Attrition: China Struggles To Find Better Troops

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July 1, 2016: The Chinese armed forces continuous to suffer serious shortage of qualified recruits. Not just insufficient applicants for career officer jobs, but the military does not attract the most capable people for all sorts of technical fields. This has been a growing problem since the 1990s when the military set its sights on achieving parity with the educational and performance levels of Western armed forces. After the 1990s China was turning out sufficient college and high school graduates for this but the military found that these potential recruits were not interested. This despite the much publicized modern weapons and equipment, higher pay and much improved living conditions. Most of the best college and high school graduates opted for better paying, and more interesting, jobs in the civilian economy.

In response to this the military decided to adopt Western methods to get the people they wanted. Since 2005 there have been a series of pay increases for officers and troops and steadily escalating recruiting bonuses. For example in 2009 a $3,500 bonus was offered for college grads who were willing to join for two years. Since then the military has increased the bonuses and adjusted them to account for demand and standard of living in different parts of the country. Thus that $3,500 bonus offered in 2009 is now up to $28,500 for suitable recruits from Beijing (the national capital and very expensive to live in). Nearly as much money is offered for non-officer tech jobs. There are also bonuses for people willing to serve in remote places like Tibet or volunteer for long sea voyages. The bonuses are actually a package, with some of it cash for the recruit, some of it for his (or her) family and some in the form of hard-to-get permits for the recruit’s family to live in the capital as well as repayment of college loans. Another form of bonus is guarantees of preference in getting into graduate school of good government jobs.

In 2010 the military has established a web site for potential recruits, perhaps after noting the long, and extensive, American use of the Internet to attract high quality recruits. This web advertising continues with the production of music and other videos to attract recruits. Mostly the military wants to let potential recruits know that the military is willing to make deals.

Although China still has conscription, the armed forces are basically staffed with volunteers. But the three decade economic boom has always made it difficult for the military to get the quality people it wants. Thus many Chinese officers are, for want of a better word, losers. China recently gave its junior officers a raise, and has been running a propaganda campaign praising military service, and encouraging college graduates to sign up. This has only helped a little.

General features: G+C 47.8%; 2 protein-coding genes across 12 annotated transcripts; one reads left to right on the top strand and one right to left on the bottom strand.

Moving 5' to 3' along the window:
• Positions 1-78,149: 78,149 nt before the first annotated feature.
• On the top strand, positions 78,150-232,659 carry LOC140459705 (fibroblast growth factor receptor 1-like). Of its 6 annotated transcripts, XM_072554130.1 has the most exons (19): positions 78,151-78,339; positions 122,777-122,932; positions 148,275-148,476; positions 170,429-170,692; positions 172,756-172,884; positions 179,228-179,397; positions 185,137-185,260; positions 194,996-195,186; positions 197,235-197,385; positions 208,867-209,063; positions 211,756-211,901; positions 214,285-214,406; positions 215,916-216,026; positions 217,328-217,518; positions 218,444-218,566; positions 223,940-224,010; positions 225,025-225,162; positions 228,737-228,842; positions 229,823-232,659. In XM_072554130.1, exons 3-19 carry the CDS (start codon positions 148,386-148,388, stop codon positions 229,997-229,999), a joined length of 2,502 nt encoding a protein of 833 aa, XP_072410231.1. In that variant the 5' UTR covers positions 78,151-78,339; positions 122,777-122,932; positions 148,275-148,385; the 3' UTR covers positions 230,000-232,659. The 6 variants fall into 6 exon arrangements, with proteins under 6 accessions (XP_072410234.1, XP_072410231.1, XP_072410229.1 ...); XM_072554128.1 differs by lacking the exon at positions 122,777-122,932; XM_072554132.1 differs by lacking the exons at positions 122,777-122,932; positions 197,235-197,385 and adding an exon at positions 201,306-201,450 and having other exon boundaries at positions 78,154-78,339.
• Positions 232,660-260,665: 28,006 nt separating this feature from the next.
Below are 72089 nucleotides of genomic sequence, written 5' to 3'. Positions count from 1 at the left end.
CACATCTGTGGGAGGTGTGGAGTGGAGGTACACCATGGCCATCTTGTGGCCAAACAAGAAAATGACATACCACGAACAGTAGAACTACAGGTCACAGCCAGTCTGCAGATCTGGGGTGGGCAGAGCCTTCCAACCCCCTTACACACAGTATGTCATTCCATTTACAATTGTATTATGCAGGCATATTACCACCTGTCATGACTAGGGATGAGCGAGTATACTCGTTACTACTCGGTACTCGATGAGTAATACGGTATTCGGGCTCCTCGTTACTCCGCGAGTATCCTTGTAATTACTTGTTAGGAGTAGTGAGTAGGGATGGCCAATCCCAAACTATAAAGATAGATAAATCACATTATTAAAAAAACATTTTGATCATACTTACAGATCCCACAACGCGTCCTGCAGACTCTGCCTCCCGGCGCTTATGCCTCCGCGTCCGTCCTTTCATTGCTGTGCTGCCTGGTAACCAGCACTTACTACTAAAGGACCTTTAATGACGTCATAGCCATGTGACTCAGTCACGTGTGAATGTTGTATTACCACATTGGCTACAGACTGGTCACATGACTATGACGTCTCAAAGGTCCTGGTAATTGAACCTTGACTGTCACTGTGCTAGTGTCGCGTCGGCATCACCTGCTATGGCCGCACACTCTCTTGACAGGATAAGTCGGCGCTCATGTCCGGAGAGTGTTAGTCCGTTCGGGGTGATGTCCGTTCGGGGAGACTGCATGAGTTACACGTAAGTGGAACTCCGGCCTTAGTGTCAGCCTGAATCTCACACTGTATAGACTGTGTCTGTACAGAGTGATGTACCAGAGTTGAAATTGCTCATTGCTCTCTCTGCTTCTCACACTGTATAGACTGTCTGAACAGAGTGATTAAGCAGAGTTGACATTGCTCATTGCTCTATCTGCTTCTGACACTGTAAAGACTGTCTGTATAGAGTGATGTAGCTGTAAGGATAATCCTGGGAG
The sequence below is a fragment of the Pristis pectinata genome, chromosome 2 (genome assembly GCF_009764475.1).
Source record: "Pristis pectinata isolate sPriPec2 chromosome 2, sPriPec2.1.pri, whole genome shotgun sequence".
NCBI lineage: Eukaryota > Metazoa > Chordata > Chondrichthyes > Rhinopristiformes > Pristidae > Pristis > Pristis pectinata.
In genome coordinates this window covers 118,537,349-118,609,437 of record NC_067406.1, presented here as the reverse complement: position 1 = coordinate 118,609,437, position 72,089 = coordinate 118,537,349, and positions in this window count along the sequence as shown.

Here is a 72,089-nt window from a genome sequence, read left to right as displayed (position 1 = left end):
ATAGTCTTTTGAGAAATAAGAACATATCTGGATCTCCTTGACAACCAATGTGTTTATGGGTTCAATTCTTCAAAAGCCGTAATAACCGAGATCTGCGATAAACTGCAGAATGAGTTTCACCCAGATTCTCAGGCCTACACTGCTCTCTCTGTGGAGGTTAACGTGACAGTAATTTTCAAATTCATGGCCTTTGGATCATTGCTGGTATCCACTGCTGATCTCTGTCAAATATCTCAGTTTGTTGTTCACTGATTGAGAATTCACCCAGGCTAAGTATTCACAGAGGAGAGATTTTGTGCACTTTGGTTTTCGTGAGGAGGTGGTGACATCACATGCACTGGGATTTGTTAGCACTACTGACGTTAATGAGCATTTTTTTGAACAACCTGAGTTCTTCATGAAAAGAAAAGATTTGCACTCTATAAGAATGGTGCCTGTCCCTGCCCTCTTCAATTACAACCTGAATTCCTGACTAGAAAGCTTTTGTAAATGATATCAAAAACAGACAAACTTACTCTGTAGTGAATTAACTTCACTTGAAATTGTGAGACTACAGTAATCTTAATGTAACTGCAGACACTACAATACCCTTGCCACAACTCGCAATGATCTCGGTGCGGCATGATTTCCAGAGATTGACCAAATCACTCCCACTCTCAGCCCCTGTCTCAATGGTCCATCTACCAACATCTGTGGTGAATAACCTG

The Chinese are looking for quality, because they have found that quantity has not worked for them. Thus since the 1990s the Chinese armed forces have shrunk by over two million troops. Currently China has about 1.6 million troops, not much larger than the 1.4 million American force. China also has 660,000 personnel in the national police, and 1.2 million organized reservists.

This shrinking of the armed forces includes a sharp reduction in the number of officers, and the growth of the number of professional NCOs (sergeants). Until recently, about a third of the Chinese military personnel were officers. This high proportion of officers was adopted from the Russians, who did not want to develop a professional NCO corps. But the Chinese are developing professional NCOs as well, and another third of the force are NCOs, or long term enlisted troops working towards becoming NCOs. To attract high quality conscripts, who will stay in the service to become NCOs, the military offers bonuses and help with college tuition. It will even take college graduates and promote them, right after basic training, to an NCO rank.

As the military has shrunk since 2000 most of the missing troops are officers. Older, and less educated officers were retired, and new, better educated ones, sought among the ranks of recent college graduates. The military used to rely a lot on enlisted troops becoming officers, via selection and a few months training. No more. With over 20 percent of Chinese 18 year olds going to college, there is an opportunity to quickly upgrade the officer corps (at least in terms of formal education.) The military finally noticed that college students spent a lot of time on the Internet, thus the shift of recruiting effort to special web sites.

 


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